After the brouhaha that erupted over similarities between the speech Melania Trump delivered at the Republican National Convention in 2016 and the one Michelle Obama gave at the Democratic National Convention in 2008, equal-opportunity critics began scouring for instances of plagiarism by the Obamas (which included some very weak claims about Michelle’s having supposedly ripped off Saul Alinsky or Stephen R. Covey in her own speech.
The one example of uncredited Democratic copying most often trotted out in the aftermath of Melania’s RNC address came from early 2008, when then-Senator Barack Obama, who was campaigning against Hillary Clinton for the Democratic presidential nomination, was accused of lifting a few lines from a 2006 speech by Deval Patrick, then the governor of Massachusetts:
Obama’s speech sounded similar to a speech given by Patrick in his 2006 campaign for governor, according to the video [of the speech).
“Don’t tell me words don’t matter! ‘I have a dream.’ Just words. ‘We hold these truths to be self-evident, that all men are created equal.’ Just words. ‘We have nothing to fear but fear itself.’ Just words, just speeches,” Obama said in his speech.
Patrick used many of the same phrases in his speech.
“We hold these truths to be self-evident, that all men are created equal’ — just words. Just words. ‘We have nothing to fear but fear itself’-just words. ‘Ask not what your country can do for you, ask what you can do for your country’ — just words. ‘I have a dream’ — just words,” Patrick said in 2006.
As expected, Hillary Clinton’s campaign staff was quick to accuse Obama of plagiarism for nicking a few lines from someone else’s speech. Senator Obama maintained that he and Deval were friends and that Deval himself had suggested that he use the lines, while acknowledging that he should have given Deval credit nonetheless:
Sen. Barack Obama said that he doesn’t think it’s a big deal that he borrowed lines from his friend Massachusetts Gov. Deval Patrick, although he probably should have given him credit.
Obama said that Patrick suggested he use the lines to respond to Hillary Rodham Clinton’s suggestion that Obama is more of a talker than a doer.
Clinton spokesman Howard Wolfson accused Obama of plagiarizing Patrick, and that’s particularly troubling since Obama’s appeal is based in large part on his rhetorical skills.
“Now hold on a second. Let’s see — I’ve written two books, wrote most of my speeches,” Obama told reporters at a news conference after touring a titanium plant.
“I’m happy to give Deval credit, as I give credit to a lot people for spurring all kinds of ideas,” he said. “But I think that it is fair to say that everything that we’ve been doing in generating excitement and the interest that people have in the election is based on the core belief in me that we need change in America.”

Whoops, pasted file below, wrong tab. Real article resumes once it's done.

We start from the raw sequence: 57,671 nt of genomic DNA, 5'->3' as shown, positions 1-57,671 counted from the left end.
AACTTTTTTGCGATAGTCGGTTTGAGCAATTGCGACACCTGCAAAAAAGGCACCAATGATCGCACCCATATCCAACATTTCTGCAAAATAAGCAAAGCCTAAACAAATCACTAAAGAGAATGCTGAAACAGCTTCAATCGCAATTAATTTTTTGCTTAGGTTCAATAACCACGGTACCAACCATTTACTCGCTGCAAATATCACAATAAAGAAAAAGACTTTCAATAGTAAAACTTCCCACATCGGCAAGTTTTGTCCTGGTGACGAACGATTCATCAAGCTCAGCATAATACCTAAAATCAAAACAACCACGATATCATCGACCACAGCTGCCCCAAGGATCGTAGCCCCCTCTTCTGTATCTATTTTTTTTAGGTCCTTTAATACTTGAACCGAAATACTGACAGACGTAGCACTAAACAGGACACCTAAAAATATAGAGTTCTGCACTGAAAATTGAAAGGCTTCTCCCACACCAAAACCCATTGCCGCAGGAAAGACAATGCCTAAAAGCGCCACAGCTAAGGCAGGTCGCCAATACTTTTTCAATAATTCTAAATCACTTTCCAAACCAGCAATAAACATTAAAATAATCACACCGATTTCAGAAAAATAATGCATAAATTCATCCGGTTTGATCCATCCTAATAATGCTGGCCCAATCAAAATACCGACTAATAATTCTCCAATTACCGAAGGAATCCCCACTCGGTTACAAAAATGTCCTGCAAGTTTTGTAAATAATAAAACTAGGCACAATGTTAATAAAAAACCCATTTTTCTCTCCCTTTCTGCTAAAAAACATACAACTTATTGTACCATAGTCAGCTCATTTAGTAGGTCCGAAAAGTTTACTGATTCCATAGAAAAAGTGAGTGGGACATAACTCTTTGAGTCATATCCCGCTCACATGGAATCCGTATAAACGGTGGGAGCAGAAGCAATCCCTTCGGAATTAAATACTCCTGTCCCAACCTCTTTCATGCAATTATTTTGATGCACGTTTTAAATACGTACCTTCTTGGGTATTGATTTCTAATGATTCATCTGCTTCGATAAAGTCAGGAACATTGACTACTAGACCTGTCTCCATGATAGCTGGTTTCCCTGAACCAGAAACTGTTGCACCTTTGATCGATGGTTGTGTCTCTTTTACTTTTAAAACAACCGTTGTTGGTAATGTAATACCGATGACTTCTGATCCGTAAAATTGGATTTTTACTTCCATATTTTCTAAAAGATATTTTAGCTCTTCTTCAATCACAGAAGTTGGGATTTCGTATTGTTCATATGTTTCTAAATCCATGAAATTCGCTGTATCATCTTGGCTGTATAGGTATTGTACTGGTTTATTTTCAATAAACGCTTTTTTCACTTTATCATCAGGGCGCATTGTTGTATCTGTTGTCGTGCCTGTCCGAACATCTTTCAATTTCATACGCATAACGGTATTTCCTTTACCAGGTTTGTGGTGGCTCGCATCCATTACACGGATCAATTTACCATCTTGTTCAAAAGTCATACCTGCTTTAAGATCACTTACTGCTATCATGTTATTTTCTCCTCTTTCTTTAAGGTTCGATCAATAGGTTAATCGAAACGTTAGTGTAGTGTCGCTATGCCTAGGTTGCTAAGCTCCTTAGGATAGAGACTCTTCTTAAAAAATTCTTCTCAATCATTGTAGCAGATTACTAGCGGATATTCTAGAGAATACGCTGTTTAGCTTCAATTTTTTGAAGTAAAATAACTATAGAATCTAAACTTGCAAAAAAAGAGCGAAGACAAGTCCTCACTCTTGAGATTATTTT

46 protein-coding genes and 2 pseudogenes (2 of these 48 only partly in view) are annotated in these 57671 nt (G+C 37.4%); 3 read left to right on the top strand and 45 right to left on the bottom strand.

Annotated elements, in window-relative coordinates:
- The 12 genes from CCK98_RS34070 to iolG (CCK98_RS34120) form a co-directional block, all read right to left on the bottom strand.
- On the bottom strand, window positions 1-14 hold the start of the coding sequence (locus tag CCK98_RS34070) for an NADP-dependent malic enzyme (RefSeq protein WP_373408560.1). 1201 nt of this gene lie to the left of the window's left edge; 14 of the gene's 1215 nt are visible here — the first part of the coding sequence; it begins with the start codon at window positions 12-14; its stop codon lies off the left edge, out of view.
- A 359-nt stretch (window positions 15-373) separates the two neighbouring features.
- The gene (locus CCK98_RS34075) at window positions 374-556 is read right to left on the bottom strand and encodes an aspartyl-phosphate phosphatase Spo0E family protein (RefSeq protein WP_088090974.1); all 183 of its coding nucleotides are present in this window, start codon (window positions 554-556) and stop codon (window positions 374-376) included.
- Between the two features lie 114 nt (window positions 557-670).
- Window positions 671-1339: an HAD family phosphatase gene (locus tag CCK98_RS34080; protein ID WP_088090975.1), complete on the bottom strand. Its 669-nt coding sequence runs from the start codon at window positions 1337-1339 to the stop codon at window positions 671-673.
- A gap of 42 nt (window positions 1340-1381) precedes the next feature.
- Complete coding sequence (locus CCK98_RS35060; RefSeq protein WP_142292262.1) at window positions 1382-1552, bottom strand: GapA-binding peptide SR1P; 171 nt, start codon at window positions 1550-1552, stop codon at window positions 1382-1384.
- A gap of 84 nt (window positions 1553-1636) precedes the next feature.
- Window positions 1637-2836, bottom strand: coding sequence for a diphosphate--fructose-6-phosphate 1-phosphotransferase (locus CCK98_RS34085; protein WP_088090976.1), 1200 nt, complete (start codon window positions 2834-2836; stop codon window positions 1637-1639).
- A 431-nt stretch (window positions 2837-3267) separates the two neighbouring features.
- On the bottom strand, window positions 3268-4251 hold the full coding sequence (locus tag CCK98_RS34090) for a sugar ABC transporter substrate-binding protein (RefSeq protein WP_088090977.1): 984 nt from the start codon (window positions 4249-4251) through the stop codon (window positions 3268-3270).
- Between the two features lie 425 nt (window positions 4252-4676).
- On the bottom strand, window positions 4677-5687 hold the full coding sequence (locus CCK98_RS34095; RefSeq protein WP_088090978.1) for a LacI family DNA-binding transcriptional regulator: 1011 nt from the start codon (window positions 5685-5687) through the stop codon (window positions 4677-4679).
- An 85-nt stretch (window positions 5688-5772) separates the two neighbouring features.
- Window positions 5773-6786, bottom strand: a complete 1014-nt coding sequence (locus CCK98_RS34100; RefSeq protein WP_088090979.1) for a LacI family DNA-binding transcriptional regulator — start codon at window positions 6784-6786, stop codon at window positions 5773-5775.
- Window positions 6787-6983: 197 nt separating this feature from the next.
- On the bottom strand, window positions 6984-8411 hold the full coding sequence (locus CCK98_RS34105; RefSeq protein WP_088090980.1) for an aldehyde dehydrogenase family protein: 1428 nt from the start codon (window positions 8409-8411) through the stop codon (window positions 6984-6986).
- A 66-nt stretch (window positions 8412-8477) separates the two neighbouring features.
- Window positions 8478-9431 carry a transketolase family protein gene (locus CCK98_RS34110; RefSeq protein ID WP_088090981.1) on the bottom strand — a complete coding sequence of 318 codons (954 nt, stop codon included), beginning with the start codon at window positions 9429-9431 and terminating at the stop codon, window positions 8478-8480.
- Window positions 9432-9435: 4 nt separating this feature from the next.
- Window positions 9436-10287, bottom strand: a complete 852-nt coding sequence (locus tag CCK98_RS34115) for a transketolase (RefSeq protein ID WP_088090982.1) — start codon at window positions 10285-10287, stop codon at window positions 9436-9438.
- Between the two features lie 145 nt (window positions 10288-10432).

Asked whether he wished he would have given him credit given the criticism he’s facing, Obama responded: “I was on the stump, and he had suggested that we use these lines. I thought they were good lines. I’m sure I should have — didn’t this time.”
Jack Shafer opined at the time in Slate that such similarities were unremarkable, given the closeness between Duval and Obama and their respective campaigns:
Patrick and Obama, who rely on the same campaign wizard, David Axelrod, have shared enough campaign rhetoric to be declared separated at birth … As someone who has endorsed and advised Obama, Patrick occupies the position of a campaign volunteer or even a collaborator. Given the conventions of campaign oratory, I’d have a hard time diagnosing plagiarism on Obama’s part — as opposed to poor form — unless Patrick alleged that his friend fleeced his words, which he hasn’t and won’t.
ABC News’ Senior National Correspondent Jake Tapper expanded on that thought in his “Political Punch” blog, noting that Barack Obama and Deval Patrick had previously been sharing each other’s words and had even acknowledged it upon occasion:
Obama was quoted using Patrick’s language before the Summer of 2007.
It should also be noted that in addition to the “Yes We Can” slogan that Obama used in 2004, Patrick used in 2006, and Obama uses today, other language from the two clients of political guru David Axelrod has come from both men’s mouths.
Patrick in June 2006, at the Massachusetts Democratic party convention: “I am not asking anybody to take a chance on me. I am asking you to take a chance on your own aspirations.”
Obama one year later, as quoted in USA Today: “I am not asking anyone to take a chance on me. I am asking you to take a chance on your own aspirations.”
Some folks have pointed out that when Obama borrowed the line on voting your aspirations in Portsmouth, NH, on December 21, 2007, he footnoted Patrick, saying, “Don’t vote your fears, I’m stealing this line from my buddy, Deval Patrick, who stole a bunch of lines from me when he ran for the governorship, but it’s the right one. Don’t vote your fears, vote your aspirations.”